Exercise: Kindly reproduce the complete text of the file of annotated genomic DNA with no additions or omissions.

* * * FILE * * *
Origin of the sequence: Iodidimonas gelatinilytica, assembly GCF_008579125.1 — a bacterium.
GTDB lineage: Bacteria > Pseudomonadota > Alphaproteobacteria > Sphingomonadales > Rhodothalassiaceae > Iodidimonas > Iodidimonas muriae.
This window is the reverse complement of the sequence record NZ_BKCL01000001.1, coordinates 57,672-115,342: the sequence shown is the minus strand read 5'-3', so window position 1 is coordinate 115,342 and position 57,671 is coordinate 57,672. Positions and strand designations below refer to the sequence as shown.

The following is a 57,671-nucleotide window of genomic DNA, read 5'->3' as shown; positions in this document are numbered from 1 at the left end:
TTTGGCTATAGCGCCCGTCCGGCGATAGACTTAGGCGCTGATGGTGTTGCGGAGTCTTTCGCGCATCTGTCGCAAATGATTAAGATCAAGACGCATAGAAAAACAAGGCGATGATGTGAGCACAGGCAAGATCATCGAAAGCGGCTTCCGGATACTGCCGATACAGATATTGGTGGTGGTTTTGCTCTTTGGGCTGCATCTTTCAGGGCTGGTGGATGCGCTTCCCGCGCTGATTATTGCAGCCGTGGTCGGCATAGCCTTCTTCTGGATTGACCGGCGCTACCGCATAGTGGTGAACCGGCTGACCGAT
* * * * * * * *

Origin of the sequence: Iodidimonas gelatinilytica, assembly GCF_008579125.1 — a bacterium.
GTDB lineage: Bacteria > Pseudomonadota > Alphaproteobacteria > Sphingomonadales > Rhodothalassiaceae > Iodidimonas > Iodidimonas muriae.
This window is the reverse complement of the sequence record NZ_BKCL01000001.1, coordinates 57,672-115,342: the sequence shown is the minus strand read 5'-3', so window position 1 is coordinate 115,342 and position 57,671 is coordinate 57,672. Positions and strand designations below refer to the sequence as shown.

The following is a 57,671-nucleotide window of genomic DNA, read 5'->3' as shown; positions in this document are numbered from 1 at the left end:
TTTGGCTATAGCGCCCGTCCGGCGATAGACTTAGGCGCTGATGGTGTTGCGGAGTCTTTCGCGCATCTGTCGCAAATGATTAAGATCAAGACGCATAGAAAAACAAGGCGATGATGTGAGCACAGGCAAGATCATCGAAAGCGGCTTCCGGATACTGCCGATACAGATATTGGTGGTGGTTTTGCTCTTTGGGCTGCATCTTTCAGGGCTGGTGGATGCGCTTCCCGCGCTGATTATTGCAGCCGTGGTCGGCATAGCCTTCTTCTGGATTGACCGGCGCTACCGCATAGTGGTGAACCGGCTGACCGAT